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Br Med Bull. 2014 Dec;112(1):83-95. doi: 10.1093/bmb/ldu025. Epub 2014 Sep 19.

Platelet-rich plasma injections for chronic plantar fasciopathy: a systematic review.

Author information

1
Department of Orthopaedic and Trauma Surgery, Campus Biomedico University of Rome, Via Alvaro del Portillo 200, Rome, Italy.
2
Centre for Sports and Exercise Medicine, Barts and The London School of Medicine and Dentistry, Mile End Hospital, 275 Bancroft Road, London E1 4DG, UK Department of Musculoskeletal Disorders, Faculty of Medicine and Surgery, University of Salerno, Baronissi, 84081 Salerno, Italy n.maffulli@qmul.ac.uk.

Abstract

INTRODUCTION:

There is an increasing interest in platelet-rich plasma (PRP) injection as a treatment for chronic plantar fasciopathy (PF). We wished to evaluate the evidence for the use of PRP in PF/fasciitis.

SOURCES OF DATA:

We performed a systematic review on the effects of PRP in PF. In June 2014, we searched Medline, Cochrane, CINAHL and Embase databases using various combinations of the commercial names of each PRP preparation and 'plantar' (with its associated terms). We only included prospectively designed studies in humans.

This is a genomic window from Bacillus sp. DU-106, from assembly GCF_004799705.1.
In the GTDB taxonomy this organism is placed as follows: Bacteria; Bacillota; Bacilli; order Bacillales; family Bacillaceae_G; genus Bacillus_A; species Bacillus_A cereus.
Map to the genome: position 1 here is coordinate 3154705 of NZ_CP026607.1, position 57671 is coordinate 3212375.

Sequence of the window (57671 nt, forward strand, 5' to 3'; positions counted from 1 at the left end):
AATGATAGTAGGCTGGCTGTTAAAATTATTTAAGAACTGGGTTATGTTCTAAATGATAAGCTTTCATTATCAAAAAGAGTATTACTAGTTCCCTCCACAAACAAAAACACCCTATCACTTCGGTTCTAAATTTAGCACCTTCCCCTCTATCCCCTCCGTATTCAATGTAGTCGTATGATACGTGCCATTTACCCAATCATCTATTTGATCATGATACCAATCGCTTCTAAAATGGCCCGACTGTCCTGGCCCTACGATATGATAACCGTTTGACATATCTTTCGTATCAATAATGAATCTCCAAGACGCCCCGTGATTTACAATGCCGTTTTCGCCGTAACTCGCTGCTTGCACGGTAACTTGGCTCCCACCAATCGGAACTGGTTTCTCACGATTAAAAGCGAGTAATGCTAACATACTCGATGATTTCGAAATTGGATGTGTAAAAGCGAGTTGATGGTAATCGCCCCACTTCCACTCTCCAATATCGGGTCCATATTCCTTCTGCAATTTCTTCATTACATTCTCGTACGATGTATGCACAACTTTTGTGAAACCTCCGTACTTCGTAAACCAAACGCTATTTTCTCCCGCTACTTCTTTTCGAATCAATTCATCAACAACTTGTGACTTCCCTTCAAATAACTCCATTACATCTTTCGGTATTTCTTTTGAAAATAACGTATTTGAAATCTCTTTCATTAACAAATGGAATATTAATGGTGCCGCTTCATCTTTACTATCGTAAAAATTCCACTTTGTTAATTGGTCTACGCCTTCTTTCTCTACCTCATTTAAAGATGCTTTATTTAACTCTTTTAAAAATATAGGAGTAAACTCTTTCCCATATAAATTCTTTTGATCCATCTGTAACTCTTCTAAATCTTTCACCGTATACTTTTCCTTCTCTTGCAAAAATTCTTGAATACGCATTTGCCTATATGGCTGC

AREAS OF AGREEMENT:

Eight articles met the inclusion criteria, three of them were randomized. All studies yielded a significantly greater improvement in symptoms between baseline and last follow-up assessment. None of the papers recorded major complications.

AREAS OF CONTROVERSY:

Only three randomized studies were identified; none of them had a true controlled group treated with placebo and one of the three studies had a very short (6 week) follow-up. A non-randomized study evaluating PRP versus corticosteroids (CCS) injections, and a randomized controlled trial comparing PRP and dextrose prolotherapy reported no statistical significant differences at 6 months. Most studies did not have a control group and imaging evaluation.

GROWING POINTS AND AREAS FOR RESEARCH:

Evidence for the use of PRP in PF shows promising results, and this therapy appears safe. However, the number of studies available is limited and randomized placebo-controlled studies are required. Characterizing the details of the intervention and standardizing the outcome scores would help to better document the responses and optimize the treatment.

KEYWORDS:

PRP; fasciitis; plantar fasciopathy; platelet-rich plasma; systematic review

PMID:
25239050
DOI:
10.1093/bmb/ldu025
[Indexed for MEDLINE]

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